VOYA Codes: 5P, 4Q, J-S.
Aspects of the work that appeal, or do not appeal to teens: Like the protagonist, teens will be eager to find out why Clay was sent the box of tapes. Hannah’s sense of humor and terrible story of her life’s unraveling are both endearing and sad.
Developmental markers or assets that the work addresses: It is difficult to place any of the developmental assets in correlation to this work. While the protagonist is surrounded by them and exemplifies many, especially caring, the main character is truly Hannah, whose life is sadly devoid of nearly all positive influences. However, I would argue that this absence makes the work what it is and show how terribly awry a teen’s life can go if those aspects are removed.
Are the characters believable? The characters are incredibly believable, and the situations that the encounter are equally believable. Even those characters who are most like a bad teen stereotypes have multiple sides, and those stereotypes are in themselves believable because they are not pushed too far and most teens will realize that these stereotypes exist because there are some people in their lives who truly fit that niche.
How would you promote this book to teens? When I spoke of this text to my sophomore English classes, there was not a single period when jaws didn’t drop and students didn’t gasp or yell. At least two or three students in every hour (usually more) demanded to know whether the school and public libraries carried this book. The concept promotes itself incredibly well, even with the knowledge that the book is going to be a heartbreaker. Once copies were obtained, they were passed around and waiting lists were created. I can easily say that at least 30 of my students read this within the last month and a half of school. There are only 120 students in the sophomore class. I've never seen a book become so popular so quickly that wasn't Harry Potter or Twilight. However, an easy pairing comes with a former Printz nominee and current Margaret Edwards winner. Laurie Halse Anderson’s beautiful novel “Speak” is a fairly popular book that involves a girl in similar situations. Melinda could have been at the end of her rope, but found her own safe spaces. Hannah, on the other hand, begins the downward spiral and instead slowly removes her own safe spaces because she gradually finds that even within those, she is frequently terrorized. (less)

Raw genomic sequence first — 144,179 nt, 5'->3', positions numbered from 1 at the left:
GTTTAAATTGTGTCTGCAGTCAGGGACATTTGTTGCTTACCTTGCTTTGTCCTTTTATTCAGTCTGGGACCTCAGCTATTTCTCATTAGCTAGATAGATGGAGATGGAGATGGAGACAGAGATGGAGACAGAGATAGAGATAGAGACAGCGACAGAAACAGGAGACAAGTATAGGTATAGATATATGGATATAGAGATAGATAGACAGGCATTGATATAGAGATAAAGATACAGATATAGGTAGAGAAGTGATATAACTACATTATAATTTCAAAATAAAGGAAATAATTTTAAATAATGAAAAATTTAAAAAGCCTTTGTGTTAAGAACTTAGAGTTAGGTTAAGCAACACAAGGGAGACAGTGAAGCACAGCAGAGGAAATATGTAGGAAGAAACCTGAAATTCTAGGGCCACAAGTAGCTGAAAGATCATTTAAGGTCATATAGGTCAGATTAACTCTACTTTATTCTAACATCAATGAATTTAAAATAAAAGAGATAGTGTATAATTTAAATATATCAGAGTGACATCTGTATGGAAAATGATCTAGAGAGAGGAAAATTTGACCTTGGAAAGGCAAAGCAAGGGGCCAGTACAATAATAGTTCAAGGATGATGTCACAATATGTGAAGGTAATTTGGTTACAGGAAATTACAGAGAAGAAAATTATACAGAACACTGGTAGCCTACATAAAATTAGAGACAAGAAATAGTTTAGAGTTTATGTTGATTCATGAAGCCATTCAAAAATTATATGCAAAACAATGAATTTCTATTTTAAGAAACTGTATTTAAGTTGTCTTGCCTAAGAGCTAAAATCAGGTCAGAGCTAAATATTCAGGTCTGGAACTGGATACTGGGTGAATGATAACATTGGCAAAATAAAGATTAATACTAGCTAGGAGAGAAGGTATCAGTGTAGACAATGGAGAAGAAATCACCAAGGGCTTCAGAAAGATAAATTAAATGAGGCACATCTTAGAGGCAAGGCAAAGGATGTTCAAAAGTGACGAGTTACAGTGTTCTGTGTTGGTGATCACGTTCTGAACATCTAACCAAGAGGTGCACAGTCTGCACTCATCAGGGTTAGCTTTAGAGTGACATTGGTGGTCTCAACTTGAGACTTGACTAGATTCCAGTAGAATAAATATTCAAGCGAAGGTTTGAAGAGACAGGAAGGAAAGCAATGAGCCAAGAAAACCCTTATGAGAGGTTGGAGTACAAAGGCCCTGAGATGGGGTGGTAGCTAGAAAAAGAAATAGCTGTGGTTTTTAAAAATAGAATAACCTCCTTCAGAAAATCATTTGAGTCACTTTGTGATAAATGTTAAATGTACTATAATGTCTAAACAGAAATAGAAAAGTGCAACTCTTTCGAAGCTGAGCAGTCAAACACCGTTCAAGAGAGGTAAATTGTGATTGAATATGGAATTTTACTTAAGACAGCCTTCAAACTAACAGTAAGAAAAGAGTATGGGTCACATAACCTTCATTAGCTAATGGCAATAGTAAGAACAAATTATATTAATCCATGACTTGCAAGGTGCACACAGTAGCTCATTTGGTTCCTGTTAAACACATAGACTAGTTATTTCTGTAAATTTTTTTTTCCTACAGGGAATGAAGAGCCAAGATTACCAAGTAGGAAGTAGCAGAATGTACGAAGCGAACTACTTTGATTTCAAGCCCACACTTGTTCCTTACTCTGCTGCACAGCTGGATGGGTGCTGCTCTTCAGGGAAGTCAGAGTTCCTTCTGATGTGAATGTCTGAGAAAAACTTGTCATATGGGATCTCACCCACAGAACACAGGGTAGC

Voya Codes: 5+Q, 3P, S. Never in a million years would I have expected that the myth of Persephone could have been braided so flawlessly with a gut-wr...moreVoya Codes: 5+Q, 3P, S. Never in a million years would I have expected that the myth of Persephone could have been braided so flawlessly with a gut-wrenching story about eating disorders. I am not sure that I would say the characters are believable in this one... Lia's struggle with anxiety and food is completely accurate, but the book has a seriously dream-like quality to it. If they are not realistic characters, I would argue that is because Lia is so removed from reality. This one may not appeal to every student who picks it up; it does really hinge on literary fiction. But I can easily say, a year later, that this book is still on my mind frequently.(less)